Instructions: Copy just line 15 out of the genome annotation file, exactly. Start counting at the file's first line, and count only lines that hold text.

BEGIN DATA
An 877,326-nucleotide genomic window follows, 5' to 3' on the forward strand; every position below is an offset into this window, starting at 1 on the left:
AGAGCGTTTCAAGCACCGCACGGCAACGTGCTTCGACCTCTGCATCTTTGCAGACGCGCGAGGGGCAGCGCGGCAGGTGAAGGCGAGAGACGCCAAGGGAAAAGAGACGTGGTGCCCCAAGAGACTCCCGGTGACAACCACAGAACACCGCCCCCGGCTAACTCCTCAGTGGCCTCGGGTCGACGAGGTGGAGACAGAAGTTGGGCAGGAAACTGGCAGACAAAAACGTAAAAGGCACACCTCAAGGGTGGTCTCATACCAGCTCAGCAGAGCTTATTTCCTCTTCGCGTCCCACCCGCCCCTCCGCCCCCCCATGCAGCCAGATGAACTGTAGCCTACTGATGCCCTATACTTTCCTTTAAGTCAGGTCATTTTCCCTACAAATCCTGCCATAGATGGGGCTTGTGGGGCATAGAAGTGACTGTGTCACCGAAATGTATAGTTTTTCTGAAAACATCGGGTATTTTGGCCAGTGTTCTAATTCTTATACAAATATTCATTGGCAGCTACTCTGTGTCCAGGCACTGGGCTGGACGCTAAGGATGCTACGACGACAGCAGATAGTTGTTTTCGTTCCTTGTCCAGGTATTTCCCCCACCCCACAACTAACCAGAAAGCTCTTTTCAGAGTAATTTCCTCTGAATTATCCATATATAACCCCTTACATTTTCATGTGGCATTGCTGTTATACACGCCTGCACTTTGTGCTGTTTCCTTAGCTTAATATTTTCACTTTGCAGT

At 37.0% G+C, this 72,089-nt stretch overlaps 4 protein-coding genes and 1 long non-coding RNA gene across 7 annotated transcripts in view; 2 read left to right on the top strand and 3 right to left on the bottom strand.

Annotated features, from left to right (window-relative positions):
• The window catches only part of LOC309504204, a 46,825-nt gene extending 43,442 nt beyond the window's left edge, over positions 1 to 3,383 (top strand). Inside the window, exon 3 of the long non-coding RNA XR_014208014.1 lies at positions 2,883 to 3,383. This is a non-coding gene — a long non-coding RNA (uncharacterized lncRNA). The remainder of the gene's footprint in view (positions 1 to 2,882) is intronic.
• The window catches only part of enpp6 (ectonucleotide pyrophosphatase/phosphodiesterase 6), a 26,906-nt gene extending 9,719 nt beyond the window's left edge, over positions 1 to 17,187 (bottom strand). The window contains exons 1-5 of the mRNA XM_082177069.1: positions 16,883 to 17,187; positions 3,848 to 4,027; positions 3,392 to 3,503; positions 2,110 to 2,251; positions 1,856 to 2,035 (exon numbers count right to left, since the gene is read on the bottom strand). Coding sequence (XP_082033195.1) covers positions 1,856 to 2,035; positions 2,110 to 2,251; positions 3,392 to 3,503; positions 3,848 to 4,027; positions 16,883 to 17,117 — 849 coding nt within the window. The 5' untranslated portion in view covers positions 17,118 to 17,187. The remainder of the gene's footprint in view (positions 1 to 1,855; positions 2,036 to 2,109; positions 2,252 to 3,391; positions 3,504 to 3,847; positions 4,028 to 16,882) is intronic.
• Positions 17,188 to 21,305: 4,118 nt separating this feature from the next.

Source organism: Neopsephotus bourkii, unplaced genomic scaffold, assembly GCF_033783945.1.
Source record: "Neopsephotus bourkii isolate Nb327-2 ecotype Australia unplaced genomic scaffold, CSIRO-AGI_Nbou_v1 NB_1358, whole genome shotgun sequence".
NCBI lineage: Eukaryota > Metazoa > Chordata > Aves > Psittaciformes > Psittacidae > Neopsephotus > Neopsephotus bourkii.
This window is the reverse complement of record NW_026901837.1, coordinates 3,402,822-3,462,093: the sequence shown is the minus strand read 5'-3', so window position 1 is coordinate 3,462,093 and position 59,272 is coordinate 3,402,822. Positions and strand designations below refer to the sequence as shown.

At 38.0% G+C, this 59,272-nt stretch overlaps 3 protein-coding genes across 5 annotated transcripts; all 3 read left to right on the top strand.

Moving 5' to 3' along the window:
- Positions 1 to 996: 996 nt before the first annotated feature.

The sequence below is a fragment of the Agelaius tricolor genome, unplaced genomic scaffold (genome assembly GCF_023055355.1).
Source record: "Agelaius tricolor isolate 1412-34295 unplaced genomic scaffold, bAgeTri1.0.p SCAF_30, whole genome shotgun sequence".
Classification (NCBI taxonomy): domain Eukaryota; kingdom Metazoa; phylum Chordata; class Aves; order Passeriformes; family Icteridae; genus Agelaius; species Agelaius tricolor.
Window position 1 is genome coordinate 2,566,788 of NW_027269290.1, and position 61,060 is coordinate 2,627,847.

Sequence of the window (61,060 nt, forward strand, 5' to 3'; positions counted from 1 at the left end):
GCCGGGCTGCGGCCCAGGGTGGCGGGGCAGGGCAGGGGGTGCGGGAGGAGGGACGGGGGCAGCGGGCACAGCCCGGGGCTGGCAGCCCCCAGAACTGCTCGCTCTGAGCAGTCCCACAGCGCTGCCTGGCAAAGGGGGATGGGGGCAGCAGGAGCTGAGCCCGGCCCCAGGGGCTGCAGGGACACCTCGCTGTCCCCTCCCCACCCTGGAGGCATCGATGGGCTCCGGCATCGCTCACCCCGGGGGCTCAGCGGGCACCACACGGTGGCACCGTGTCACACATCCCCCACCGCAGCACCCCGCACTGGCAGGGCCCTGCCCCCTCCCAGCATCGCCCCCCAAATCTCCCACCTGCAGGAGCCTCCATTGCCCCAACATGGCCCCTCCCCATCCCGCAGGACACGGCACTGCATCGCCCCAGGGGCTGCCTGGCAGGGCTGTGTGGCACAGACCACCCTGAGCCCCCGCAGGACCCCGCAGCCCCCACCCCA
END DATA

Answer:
The sequence below is a fragment of the Agelaius tricolor genome, unplaced genomic scaffold (genome assembly GCF_023055355.1).